MA, Stanford University
Teaching in the San Francisco Bay Area
Alissa is currently a teacher in the San Francisco Bay Area and Brightstorm users love her clear, concise explanations of tough concepts
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MA, Stanford University
Teaching in the San Francisco Bay Area
Alissa is currently a teacher in the San Francisco Bay Area and Brightstorm users love her clear, concise explanations of tough concepts
If two points vary inversely, that means that the product of the x and y values of the first point is equal to the product of the x and y values of the second point. This is known as the product rule for inverse variation: given two ordered pairs (x1, y1) and (x2, y2), x1y1 = x2y2. Plug the x and y values into the product rule and solve for the unknown value.
Here I'm given two points but one of them has a variable and I'm told they vary inversely and I have to solve for that variable. If the points (1/2,4) and (x,1/10) are solutions to an inverse variation, find x.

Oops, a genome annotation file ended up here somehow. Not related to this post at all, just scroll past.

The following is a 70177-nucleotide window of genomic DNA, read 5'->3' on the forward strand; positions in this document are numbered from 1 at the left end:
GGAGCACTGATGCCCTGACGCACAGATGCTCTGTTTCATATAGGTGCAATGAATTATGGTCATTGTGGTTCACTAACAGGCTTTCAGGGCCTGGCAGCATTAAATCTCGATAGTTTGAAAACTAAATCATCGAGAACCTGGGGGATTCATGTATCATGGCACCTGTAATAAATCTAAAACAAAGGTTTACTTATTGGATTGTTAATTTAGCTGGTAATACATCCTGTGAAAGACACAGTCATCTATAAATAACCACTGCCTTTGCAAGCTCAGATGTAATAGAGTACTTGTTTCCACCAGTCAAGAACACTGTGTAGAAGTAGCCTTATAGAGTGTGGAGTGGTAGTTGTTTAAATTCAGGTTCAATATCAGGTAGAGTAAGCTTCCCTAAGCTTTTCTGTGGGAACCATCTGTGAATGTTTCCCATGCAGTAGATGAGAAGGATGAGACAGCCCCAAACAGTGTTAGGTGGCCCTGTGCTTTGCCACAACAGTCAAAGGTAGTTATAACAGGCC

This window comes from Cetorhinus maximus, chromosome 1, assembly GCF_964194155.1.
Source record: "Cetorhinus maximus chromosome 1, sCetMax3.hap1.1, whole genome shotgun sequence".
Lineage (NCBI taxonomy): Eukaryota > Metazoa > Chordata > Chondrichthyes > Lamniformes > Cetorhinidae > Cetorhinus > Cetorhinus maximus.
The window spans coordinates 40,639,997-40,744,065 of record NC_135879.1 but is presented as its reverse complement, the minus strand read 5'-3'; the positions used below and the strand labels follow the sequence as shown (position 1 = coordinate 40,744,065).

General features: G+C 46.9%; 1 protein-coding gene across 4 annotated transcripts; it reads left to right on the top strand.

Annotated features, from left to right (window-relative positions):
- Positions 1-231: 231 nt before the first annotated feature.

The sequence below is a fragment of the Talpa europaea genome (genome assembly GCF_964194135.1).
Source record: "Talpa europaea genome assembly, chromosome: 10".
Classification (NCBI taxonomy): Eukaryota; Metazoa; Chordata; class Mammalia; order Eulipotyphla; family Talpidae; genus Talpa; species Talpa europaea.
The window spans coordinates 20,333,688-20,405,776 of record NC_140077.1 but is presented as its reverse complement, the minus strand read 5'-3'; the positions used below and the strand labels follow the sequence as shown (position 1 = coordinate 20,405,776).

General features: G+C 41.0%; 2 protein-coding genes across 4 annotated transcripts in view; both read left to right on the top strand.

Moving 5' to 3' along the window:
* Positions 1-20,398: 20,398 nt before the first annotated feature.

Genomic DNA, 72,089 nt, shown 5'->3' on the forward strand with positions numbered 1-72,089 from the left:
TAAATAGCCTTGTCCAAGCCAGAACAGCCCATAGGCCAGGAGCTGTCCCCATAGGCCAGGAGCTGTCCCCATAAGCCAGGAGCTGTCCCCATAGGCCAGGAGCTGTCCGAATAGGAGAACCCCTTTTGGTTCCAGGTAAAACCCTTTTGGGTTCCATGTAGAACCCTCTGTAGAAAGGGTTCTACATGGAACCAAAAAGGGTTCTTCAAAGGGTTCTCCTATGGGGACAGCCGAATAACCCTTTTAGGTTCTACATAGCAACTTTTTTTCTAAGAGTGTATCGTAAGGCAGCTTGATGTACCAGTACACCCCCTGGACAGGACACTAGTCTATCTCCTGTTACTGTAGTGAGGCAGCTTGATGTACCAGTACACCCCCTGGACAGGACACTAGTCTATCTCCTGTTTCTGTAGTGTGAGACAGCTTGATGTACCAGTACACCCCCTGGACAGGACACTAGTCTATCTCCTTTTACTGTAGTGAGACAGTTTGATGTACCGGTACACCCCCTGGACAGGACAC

Okay well here is what I know about inverse variation. I know that two variables vary inversely if their product is equals to some constant, the product of the x and y values. What that told us is that we have what's called the product rule. If you multiply an x and a y value that are from an ordered pair that go together it's going to be equal to the product of the other ordered pair values. That's called the product rule for inverse variation.
So let's try it we know that x1 and y1 are Â½ and 4 so I'm going to multiply those and that's going to be equal to the product of x and 1/10 from my second pair. All we have to do now is solve for x. Â½ of 4 is equal to 2. 2 is going to be equal to x divided by 10 so to solve for x what I want to do is multiply both sides by 10 and I'm going to have x equals 20.
There's my x value that tells me that if I stuck 20 in there I will get the same product between 1/2 and 4 as I will get between 20 and 1/10. When you come to inverse variation keep this really important formula in your brain. If you can remember that then you can use your logic skills to derive this product rule.
Good luck guys you can do it with inverse variation.
Unit
Linear Equations and Their Graphs